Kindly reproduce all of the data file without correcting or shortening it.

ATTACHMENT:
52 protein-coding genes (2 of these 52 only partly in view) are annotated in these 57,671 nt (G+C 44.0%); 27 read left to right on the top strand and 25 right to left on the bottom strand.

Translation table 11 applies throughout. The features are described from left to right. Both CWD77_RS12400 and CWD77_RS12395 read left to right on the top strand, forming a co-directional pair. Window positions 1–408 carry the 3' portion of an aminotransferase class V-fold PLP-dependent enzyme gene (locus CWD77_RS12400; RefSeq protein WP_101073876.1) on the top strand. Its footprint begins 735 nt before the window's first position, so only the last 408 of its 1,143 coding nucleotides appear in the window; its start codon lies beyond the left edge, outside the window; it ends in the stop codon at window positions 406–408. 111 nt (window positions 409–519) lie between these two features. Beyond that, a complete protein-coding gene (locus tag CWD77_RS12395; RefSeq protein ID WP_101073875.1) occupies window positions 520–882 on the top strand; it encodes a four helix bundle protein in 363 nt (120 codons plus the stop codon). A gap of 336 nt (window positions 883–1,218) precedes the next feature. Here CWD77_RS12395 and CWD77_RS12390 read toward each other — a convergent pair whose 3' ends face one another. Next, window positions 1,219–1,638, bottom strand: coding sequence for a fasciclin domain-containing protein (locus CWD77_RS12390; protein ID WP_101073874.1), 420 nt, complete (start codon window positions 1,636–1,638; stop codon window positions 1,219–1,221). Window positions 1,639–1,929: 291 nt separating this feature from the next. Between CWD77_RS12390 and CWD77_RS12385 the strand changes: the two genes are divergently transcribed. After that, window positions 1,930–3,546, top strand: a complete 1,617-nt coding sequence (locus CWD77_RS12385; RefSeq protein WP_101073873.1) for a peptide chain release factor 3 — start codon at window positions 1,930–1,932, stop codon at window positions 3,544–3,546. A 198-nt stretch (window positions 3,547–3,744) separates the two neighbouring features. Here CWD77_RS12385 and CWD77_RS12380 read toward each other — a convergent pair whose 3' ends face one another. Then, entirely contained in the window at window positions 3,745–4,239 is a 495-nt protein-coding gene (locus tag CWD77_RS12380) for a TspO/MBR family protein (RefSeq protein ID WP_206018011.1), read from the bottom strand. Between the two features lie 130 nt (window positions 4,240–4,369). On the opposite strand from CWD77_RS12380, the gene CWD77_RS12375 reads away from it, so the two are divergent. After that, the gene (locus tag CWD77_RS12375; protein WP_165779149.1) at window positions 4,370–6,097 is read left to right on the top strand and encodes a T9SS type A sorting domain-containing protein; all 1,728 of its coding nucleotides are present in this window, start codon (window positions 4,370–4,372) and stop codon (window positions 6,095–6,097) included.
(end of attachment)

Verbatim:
52 protein-coding genes (2 of these 52 only partly in view) are annotated in these 57,671 nt (G+C 44.0%); 27 read left to right on the top strand and 25 right to left on the bottom strand.

Translation table 11 applies throughout. The features are described from left to right. Both CWD77_RS12400 and CWD77_RS12395 read left to right on the top strand, forming a co-directional pair. Window positions 1–408 carry the 3' portion of an aminotransferase class V-fold PLP-dependent enzyme gene (locus CWD77_RS12400; RefSeq protein WP_101073876.1) on the top strand. Its footprint begins 735 nt before the window's first position, so only the last 408 of its 1,143 coding nucleotides appear in the window; its start codon lies beyond the left edge, outside the window; it ends in the stop codon at window positions 406–408. 111 nt (window positions 409–519) lie between these two features. Beyond that, a complete protein-coding gene (locus tag CWD77_RS12395; RefSeq protein ID WP_101073875.1) occupies window positions 520–882 on the top strand; it encodes a four helix bundle protein in 363 nt (120 codons plus the stop codon). A gap of 336 nt (window positions 883–1,218) precedes the next feature. Here CWD77_RS12395 and CWD77_RS12390 read toward each other — a convergent pair whose 3' ends face one another. Next, window positions 1,219–1,638, bottom strand: coding sequence for a fasciclin domain-containing protein (locus CWD77_RS12390; protein ID WP_101073874.1), 420 nt, complete (start codon window positions 1,636–1,638; stop codon window positions 1,219–1,221). Window positions 1,639–1,929: 291 nt separating this feature from the next. Between CWD77_RS12390 and CWD77_RS12385 the strand changes: the two genes are divergently transcribed. After that, window positions 1,930–3,546, top strand: a complete 1,617-nt coding sequence (locus CWD77_RS12385; RefSeq protein WP_101073873.1) for a peptide chain release factor 3 — start codon at window positions 1,930–1,932, stop codon at window positions 3,544–3,546. A 198-nt stretch (window positions 3,547–3,744) separates the two neighbouring features. Here CWD77_RS12385 and CWD77_RS12380 read toward each other — a convergent pair whose 3' ends face one another. Then, entirely contained in the window at window positions 3,745–4,239 is a 495-nt protein-coding gene (locus tag CWD77_RS12380) for a TspO/MBR family protein (RefSeq protein ID WP_206018011.1), read from the bottom strand. Between the two features lie 130 nt (window positions 4,240–4,369). On the opposite strand from CWD77_RS12380, the gene CWD77_RS12375 reads away from it, so the two are divergent. After that, the gene (locus tag CWD77_RS12375; protein WP_165779149.1) at window positions 4,370–6,097 is read left to right on the top strand and encodes a T9SS type A sorting domain-containing protein; all 1,728 of its coding nucleotides are present in this window, start codon (window positions 4,370–4,372) and stop codon (window positions 6,095–6,097) included.